To celebrate LGBT History Month, MM talk to LGBT figures from across Greater Manchester about their experiences of coming out and what progress they think the city still has to make towards equality.
Yesterday was the turn of Pride’s Karen Richards on the ‘miles left to go’ in achieving transgender equality as she opened up to MM about coming out to her family.
Taking over today is Carl Wharton, a barber and member of the Manchester Canalsiders ARLFC.
Thirty-year-old Carl from Westhoughton plays the position of scrum-half for the Canalsiders, the UK’s first LGBT Rugby League club.
Established in 2013, the club gained national attention last year when Leeds Rhinos player Zak Hardaker trained with them by way of apology for homophobic comments made out on the pitch.
How old were you when you first realised you were L/G/B or T?
It was quite late to be honest, I was 18 when I first realised I was gay.
Could you tell us your ‘coming out’ story?
I told my mum and dad when I was 18, and I was really lucky in that they were 100% supportive.
From coming out to now, what are the lessons you have learnt about yourself with regards to you and your sexuality?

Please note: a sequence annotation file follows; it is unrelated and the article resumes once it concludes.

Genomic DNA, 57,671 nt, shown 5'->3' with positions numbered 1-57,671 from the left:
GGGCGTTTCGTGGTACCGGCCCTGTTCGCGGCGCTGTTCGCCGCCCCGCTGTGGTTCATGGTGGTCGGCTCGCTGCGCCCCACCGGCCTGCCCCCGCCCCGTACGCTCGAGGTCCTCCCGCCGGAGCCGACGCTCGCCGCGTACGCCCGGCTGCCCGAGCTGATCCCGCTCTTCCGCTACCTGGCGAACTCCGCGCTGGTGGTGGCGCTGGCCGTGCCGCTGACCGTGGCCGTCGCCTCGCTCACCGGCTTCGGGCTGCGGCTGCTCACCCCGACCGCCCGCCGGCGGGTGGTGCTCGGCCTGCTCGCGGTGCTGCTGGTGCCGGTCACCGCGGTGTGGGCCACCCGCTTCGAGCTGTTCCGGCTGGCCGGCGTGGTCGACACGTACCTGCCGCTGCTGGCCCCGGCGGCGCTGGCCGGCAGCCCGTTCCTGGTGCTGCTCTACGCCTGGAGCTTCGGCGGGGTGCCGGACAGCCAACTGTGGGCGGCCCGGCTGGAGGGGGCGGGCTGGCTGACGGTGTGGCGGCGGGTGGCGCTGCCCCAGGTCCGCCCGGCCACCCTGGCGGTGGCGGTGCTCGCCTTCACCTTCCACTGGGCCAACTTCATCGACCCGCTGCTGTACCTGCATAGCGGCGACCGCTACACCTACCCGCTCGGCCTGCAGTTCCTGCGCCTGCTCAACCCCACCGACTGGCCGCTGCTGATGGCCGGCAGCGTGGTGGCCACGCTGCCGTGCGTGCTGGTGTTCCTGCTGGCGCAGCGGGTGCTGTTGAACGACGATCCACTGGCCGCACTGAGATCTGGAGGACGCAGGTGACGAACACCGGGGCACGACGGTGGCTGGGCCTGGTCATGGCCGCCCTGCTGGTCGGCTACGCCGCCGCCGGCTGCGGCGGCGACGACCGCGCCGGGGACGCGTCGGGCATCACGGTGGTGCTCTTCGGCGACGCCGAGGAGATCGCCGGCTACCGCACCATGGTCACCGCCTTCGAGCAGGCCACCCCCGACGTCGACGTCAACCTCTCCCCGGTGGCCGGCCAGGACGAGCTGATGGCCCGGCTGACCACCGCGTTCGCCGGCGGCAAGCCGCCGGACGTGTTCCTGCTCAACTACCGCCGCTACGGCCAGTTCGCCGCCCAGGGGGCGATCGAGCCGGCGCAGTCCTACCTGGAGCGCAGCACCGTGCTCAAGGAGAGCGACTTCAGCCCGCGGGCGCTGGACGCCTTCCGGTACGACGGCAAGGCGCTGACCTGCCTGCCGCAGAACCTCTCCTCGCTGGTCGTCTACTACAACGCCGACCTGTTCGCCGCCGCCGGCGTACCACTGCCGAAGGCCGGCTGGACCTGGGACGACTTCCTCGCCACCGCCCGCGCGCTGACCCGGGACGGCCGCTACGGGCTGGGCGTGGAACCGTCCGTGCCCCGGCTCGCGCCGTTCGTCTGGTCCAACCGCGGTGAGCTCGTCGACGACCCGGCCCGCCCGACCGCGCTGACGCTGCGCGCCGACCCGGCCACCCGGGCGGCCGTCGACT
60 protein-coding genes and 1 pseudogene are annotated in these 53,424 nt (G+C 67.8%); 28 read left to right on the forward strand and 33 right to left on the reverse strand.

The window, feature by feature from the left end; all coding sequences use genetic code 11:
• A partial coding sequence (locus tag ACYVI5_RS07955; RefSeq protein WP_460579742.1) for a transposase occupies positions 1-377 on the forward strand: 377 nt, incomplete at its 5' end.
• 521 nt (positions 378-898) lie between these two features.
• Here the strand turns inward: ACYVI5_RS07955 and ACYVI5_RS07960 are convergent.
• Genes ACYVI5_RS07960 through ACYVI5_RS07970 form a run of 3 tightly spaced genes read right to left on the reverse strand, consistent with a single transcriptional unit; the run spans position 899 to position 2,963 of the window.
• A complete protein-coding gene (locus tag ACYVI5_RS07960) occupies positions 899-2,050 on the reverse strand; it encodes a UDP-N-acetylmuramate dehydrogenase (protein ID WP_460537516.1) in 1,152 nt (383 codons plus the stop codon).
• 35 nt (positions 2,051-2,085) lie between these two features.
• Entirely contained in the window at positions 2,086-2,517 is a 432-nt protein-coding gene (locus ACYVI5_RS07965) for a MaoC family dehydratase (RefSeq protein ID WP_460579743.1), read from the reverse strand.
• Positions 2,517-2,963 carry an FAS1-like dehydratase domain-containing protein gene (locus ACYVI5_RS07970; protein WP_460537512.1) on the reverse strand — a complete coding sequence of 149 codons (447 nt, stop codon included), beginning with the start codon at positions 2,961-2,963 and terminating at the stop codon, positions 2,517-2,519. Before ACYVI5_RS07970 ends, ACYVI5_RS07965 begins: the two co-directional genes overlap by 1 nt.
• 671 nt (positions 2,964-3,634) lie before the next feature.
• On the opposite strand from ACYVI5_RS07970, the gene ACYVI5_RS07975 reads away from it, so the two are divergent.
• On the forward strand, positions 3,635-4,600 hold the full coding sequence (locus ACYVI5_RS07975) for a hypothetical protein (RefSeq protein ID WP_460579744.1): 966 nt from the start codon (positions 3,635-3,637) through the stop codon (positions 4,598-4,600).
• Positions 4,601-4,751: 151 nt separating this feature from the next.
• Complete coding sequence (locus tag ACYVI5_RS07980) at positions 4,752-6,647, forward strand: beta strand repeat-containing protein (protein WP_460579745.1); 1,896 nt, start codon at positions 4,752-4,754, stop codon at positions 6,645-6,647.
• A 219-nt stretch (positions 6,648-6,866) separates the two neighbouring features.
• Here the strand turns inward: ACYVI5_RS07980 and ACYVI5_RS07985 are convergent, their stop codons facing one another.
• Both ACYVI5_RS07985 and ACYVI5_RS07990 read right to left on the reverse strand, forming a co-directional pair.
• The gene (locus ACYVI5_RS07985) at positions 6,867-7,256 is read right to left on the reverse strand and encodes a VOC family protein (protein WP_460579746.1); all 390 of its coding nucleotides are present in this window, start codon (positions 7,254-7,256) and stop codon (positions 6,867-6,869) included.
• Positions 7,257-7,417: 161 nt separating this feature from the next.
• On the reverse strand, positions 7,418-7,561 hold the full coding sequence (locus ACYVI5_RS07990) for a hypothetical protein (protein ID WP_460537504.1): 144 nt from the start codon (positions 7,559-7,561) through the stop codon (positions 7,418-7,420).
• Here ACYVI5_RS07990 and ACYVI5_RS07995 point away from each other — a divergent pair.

I’ve learnt that I can be myself and feel comfortable in bars and clubs without having to tolerate homophobic abuse.
What are the biggest challenges still to overcome in the UK for the LGBT community?
Gay and lesbian acceptance outside of the community is a challenge, as well as transgender acceptance.
And what about the rest of the world?
People need to be educated and learn more about the LGBT community.
GET EDUCATED: Canalsider Carl says people need to learn more about the LGBT community (©Canal St Sessions, via YouTube, with thanks)
What would you say to your young self or a young LGBT person with the knowledge you have now about coming out?
Come out when you’re ready and feel comfortable. There is a lot of support and advice out there.
How does being gay impact on your job/career?
I keep my personal life to myself, but I speak with the clients I’m comfortable with.
What are your thoughts on Manchester’s LGBT scene? Is the Village still the heart of it in your mind?
I like the scene now and again, but there is a lot of support out there.
What makes Manchester a good place to live in for members of the LGBT community?
It’s a fantastic night life, and there is a lot of support.